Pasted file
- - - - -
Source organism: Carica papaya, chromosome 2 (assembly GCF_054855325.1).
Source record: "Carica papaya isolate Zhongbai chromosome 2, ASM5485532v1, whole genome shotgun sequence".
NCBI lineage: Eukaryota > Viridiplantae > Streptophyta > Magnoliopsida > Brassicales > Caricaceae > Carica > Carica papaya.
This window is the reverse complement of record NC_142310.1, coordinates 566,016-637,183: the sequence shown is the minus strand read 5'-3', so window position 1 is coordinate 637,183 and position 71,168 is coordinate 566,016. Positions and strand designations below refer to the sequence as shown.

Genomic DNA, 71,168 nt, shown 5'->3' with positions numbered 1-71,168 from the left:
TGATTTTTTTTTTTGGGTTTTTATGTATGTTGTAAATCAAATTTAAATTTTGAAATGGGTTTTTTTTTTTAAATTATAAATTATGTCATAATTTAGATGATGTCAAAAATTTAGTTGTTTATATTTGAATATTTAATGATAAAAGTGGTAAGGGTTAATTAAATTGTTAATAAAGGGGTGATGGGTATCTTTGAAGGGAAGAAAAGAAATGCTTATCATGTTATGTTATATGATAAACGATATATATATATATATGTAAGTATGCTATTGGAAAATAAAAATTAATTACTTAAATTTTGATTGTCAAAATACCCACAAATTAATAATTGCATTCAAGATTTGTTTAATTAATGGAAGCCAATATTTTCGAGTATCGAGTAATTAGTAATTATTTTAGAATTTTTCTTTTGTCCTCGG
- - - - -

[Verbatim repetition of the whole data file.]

Source organism: Carica papaya, chromosome 2 (assembly GCF_054855325.1).
Source record: "Carica papaya isolate Zhongbai chromosome 2, ASM5485532v1, whole genome shotgun sequence".
NCBI lineage: Eukaryota > Viridiplantae > Streptophyta > Magnoliopsida > Brassicales > Caricaceae > Carica > Carica papaya.
This window is the reverse complement of record NC_142310.1, coordinates 566,016-637,183: the sequence shown is the minus strand read 5'-3', so window position 1 is coordinate 637,183 and position 71,168 is coordinate 566,016. Positions and strand designations below refer to the sequence as shown.

Genomic DNA, 71,168 nt, shown 5'->3' with positions numbered 1-71,168 from the left:
TGATTTTTTTTTTTGGGTTTTTATGTATGTTGTAAATCAAATTTAAATTTTGAAATGGGTTTTTTTTTTTAAATTATAAATTATGTCATAATTTAGATGATGTCAAAAATTTAGTTGTTTATATTTGAATATTTAATGATAAAAGTGGTAAGGGTTAATTAAATTGTTAATAAAGGGGTGATGGGTATCTTTGAAGGGAAGAAAAGAAATGCTTATCATGTTATGTTATATGATAAACGATATATATATATATATGTAAGTATGCTATTGGAAAATAAAAATTAATTACTTAAATTTTGATTGTCAAAATACCCACAAATTAATAATTGCATTCAAGATTTGTTTAATTAATGGAAGCCAATATTTTCGAGTATCGAGTAATTAGTAATTATTTTAGAATTTTTCTTTTGTCCTCGG